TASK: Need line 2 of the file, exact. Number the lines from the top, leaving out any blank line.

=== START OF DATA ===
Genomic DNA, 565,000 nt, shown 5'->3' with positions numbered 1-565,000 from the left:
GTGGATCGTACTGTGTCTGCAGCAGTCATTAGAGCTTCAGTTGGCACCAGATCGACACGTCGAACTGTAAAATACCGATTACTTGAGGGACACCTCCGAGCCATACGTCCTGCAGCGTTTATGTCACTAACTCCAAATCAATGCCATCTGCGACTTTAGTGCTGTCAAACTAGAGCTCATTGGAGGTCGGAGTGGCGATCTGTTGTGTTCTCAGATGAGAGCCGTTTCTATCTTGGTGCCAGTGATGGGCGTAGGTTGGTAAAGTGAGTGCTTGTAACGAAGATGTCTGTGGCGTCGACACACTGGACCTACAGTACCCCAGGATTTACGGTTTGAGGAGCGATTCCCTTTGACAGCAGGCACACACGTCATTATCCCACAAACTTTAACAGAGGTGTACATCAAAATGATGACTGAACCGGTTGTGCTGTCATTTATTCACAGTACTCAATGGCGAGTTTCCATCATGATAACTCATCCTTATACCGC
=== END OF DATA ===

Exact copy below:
GTGGATCGTACTGTGTCTGCAGCAGTCATTAGAGCTTCAGTTGGCACCAGATCGACACGTCGAACTGTAAAATACCGATTACTTGAGGGACACCTCCGAGCCATACGTCCTGCAGCGTTTATGTCACTAACTCCAAATCAATGCCATCTGCGACTTTAGTGCTGTCAAACTAGAGCTCATTGGAGGTCGGAGTGGCGATCTGTTGTGTTCTCAGATGAGAGCCGTTTCTATCTTGGTGCCAGTGATGGGCGTAGGTTGGTAAAGTGAGTGCTTGTAACGAAGATGTCTGTGGCGTCGACACACTGGACCTACAGTACCCCAGGATTTACGGTTTGAGGAGCGATTCCCTTTGACAGCAGGCACACACGTCATTATCCCACAAACTTTAACAGAGGTGTACATCAAAATGATGACTGAACCGGTTGTGCTGTCATTTATTCACAGTACTCAATGGCGAGTTTCCATCATGATAACTCATCCTTATACCGC